Korean J Transplant.  2021 Dec;35(4):268-274. 10.4285/kjt.21.0009.

Salvage aorto-hepatic jump graft for hepatic artery thrombosis following living donor liver transplantation: a case report with 10-year follow-up

  • 1Division of Hepatobiliary Surgery and Liver Transplantation, Department of Surgery, Asan Medical Center, University of Ulsan College of Medicine, Seoul, Korea


Hepatic artery thrombosis (HAT) following living donor liver transplantation (LDLT) is a lethal complication. We present the case of a patient who underwent salvage redo hepatic artery reconstruction using an aorto-hepatic jump graft because of HAT following LDLT. A 64-year-old female patient diagnosed with hepatitis C virus-associated liver cirrhosis and hepatocellular carcinoma underwent salvage LDLT using a modified right liver graft. Partial graft infarct was identified at posttransplant day 4, and by day 9, it had spread. Celiac arteriography showed complete occlusion of the graft hepatic artery. We performed redo hepatic artery reconstruction using a fresh iliofemoral artery homograft 10 days after the LDLT operation because such a vessel homograft was available at our institutional tissue bank. The infrarenal aorta was dissected and an iliofemoral artery graft was anastomosed. Soon after hepatic artery revascularization, liver function progressively improved, and the infarct area at the liver graft was reduced. The patient has been doing well for 10 years without any vascular complications. In conclusion, our experience with this case suggests that salvage redo hepatic artery reconstruction using an aorto-hepatic jump graft is a feasible option to treat HAT following LDLT, as in deceased donor liver transplantation.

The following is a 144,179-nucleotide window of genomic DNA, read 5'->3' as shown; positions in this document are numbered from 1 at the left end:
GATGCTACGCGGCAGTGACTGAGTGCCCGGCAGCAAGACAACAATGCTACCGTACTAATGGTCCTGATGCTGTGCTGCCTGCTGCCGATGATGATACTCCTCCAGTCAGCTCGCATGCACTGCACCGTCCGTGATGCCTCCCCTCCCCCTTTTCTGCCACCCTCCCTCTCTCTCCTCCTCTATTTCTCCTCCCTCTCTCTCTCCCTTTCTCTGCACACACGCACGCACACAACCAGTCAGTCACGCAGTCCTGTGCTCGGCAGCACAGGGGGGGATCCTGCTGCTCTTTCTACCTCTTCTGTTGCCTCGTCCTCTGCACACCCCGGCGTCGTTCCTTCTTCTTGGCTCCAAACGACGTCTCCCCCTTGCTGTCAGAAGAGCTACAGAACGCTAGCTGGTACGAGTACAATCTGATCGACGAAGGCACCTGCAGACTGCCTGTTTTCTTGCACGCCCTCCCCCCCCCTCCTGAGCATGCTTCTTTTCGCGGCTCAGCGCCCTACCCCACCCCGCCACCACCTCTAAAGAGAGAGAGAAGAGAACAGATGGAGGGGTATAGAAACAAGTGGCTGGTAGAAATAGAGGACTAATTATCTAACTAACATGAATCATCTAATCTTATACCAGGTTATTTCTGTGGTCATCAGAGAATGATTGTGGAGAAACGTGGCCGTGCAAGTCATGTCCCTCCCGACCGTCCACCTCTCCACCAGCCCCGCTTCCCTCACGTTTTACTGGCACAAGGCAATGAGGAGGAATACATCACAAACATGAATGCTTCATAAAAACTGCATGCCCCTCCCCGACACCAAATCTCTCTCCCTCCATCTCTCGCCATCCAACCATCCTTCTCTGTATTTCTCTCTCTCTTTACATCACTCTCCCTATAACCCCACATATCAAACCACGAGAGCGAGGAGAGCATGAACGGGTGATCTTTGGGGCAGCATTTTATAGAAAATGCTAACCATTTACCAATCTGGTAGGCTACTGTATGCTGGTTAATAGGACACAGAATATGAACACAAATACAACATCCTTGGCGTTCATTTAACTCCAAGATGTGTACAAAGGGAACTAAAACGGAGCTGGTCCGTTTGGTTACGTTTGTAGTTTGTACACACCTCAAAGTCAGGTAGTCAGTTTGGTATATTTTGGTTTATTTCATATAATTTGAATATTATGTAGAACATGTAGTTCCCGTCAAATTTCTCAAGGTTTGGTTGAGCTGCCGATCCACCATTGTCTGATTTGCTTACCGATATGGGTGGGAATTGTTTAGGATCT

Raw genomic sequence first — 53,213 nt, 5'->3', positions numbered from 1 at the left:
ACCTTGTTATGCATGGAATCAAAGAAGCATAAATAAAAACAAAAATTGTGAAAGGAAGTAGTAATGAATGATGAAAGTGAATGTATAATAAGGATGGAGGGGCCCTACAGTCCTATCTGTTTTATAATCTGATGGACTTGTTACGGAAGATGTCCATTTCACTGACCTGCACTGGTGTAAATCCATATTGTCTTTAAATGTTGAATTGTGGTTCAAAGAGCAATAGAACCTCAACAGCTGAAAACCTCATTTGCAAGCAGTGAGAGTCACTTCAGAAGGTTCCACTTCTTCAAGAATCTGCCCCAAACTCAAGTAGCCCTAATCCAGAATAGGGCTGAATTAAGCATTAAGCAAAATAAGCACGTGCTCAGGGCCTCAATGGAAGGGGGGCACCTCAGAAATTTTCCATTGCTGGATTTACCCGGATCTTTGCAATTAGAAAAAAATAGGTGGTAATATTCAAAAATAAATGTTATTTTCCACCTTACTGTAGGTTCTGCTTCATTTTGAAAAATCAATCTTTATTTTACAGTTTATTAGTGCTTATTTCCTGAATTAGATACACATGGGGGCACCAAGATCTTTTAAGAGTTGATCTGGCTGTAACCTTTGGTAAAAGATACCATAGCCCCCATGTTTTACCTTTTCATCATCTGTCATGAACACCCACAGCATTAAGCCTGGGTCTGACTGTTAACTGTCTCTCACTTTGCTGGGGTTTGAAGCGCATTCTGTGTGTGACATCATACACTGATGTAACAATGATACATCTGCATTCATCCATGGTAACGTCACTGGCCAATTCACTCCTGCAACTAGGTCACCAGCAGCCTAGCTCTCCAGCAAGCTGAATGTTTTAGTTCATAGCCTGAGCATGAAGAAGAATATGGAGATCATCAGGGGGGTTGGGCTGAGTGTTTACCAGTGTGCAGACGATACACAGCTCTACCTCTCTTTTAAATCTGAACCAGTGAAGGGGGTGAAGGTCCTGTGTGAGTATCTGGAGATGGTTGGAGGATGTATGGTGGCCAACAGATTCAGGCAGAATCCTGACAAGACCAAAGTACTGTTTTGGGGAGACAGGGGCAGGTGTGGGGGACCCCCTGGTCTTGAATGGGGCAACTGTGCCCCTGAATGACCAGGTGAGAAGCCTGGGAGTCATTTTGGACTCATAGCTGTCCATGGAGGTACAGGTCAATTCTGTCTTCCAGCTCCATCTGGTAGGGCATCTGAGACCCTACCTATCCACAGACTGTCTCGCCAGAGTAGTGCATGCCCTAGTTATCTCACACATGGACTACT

Aorto-hepatic reconstruction; Hepatic artery thrombosis; Redo anastomosis; Hepatic failure; Retransplantation; Case report


  • Fig. 1 Initial perioperative findings. (A) A 5-cm-sized hepatocellular carcinoma is located at segment VII (arrow). (B) Partial hepatectomy is performed. (C, D) Ascites occurred following hepatectomy.

  • Fig. 2 Gross photograph of the explanted liver. There was mixed macro- and micronodular cirrhosis associated with hepatitis C virus infection. A 1.9-cm-sized hepatocellular carcinoma was identified.

  • Fig. 3 Computed tomography findings taken on posttransplant day 9. (A, B) The extent of the parenchymal infarct is expanded. (C, D) Graft hepatic artery is tapered off (arrows), indicating hepatic arterial insufficiency.

  • Fig. 4 Peritransplant recipient hepatic artery findings. (A, B) Pretransplant computed tomography arteriography shows the small-sized right hepatic artery of the recipient. (C, D) Celiac arteriography taken on posttransplant day 9 shows complete occlusion of the graft hepatic artery (arrows).

  • Fig. 5 Hepatic artery findings at 1 day after hepatic artery revascularization. (A, B) Computed tomography sectional images show the running course of the interposed iliofemoral artery homograft (red arrows). (C, D) Computed tomography arteriography shows the running courses of the interposed iliofemoral artery homograft from the infrarenal aorta (red arrows) and the interposed superior mesenteric artery homograft between the graft hepatic artery and iliofemoral artery homograft (green arrows).

  • Fig. 6 Posttransplant computed tomography findings. (A, B) Images taken at 1 month after transplantation show marked reduction of the graft infarct area and patent hepatic artery inflow (arrow). (C, D) Images taken at 9 years 8 months following transplantation show the patent iliofemoral graft (arrow) and absence of perfusion abnormality of the liver graft.


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